Risk and Return: An Equilibrium Approach
39 Pages Posted: 11 Nov 2008
Date Written: February 1995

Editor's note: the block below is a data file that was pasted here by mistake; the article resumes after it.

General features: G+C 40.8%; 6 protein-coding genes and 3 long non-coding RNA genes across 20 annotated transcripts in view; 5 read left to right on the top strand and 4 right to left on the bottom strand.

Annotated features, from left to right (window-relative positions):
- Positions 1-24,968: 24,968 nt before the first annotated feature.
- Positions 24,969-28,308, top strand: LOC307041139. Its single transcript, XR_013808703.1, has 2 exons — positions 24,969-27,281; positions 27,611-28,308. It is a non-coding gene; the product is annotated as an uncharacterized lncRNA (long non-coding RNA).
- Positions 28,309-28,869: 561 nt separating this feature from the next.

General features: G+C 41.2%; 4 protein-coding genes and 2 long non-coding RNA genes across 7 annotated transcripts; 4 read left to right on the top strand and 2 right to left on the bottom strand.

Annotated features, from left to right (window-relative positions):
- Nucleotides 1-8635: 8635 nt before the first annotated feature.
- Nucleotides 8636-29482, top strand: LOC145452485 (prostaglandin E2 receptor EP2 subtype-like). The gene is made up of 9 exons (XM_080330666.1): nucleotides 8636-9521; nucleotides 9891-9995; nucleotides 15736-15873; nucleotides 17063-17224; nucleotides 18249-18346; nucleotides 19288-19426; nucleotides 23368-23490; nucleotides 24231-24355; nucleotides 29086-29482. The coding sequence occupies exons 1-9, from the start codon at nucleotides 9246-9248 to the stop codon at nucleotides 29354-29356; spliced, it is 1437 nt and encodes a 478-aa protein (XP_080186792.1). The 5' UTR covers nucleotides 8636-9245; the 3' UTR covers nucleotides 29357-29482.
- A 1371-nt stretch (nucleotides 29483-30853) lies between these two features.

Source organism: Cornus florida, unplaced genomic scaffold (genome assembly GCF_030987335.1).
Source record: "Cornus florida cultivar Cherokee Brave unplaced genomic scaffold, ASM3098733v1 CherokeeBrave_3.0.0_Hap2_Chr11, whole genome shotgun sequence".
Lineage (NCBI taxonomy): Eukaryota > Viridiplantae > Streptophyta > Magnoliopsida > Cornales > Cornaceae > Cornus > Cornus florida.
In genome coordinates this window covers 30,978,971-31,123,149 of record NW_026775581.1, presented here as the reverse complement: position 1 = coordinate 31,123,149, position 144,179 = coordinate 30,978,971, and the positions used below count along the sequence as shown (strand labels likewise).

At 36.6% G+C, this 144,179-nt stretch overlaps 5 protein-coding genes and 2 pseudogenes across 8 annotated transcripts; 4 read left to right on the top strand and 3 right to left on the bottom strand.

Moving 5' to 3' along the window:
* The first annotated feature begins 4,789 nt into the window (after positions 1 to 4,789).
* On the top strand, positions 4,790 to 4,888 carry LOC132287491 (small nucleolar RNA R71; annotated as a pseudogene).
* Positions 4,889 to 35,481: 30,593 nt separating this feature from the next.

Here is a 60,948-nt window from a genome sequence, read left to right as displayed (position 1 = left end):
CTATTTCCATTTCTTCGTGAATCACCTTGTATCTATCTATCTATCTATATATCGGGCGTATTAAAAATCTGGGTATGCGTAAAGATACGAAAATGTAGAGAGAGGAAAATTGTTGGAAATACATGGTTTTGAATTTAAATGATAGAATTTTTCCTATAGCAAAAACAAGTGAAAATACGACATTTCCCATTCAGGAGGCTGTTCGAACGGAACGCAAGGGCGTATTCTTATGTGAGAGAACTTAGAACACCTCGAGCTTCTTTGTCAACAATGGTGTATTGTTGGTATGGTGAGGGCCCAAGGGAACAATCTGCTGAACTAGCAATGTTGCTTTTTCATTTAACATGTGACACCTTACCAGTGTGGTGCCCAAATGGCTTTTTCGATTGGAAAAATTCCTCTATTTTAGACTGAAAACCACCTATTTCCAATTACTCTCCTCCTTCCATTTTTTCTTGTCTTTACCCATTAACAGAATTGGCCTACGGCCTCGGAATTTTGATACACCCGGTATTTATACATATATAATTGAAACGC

Recent empirical evidence suggests, counterintuitively, that expected stock returns are negatively related to the volatility of stock returns at the market level, and that this relation varies substantially over time. This paper investigates this relation in a general equilibrium nominal exchange economy estimated using consumption growth and inflation data. Surprisingly, perhaps, a two regime specification is able to duplicate the salient features of the expected return/volatility relation. Within each regime, the state variables follow a VAR(1), and the probability of a regime shift depends on the level of inflation. In this model, the unconditional correlation between expected returns and volatility is -0.3. Moreover, conditional correlations range from -0.7 to 1.0, depending on the state of the world as described by the levels of consumption growth and inflation. These results highlight the perils of relying on intuition from static models. They also have important implications for the empirical modeling of returns and investment performance evaluation. Finally, the results demonstrate that volatility can be an extremely poor measure of priced risk at the market level.
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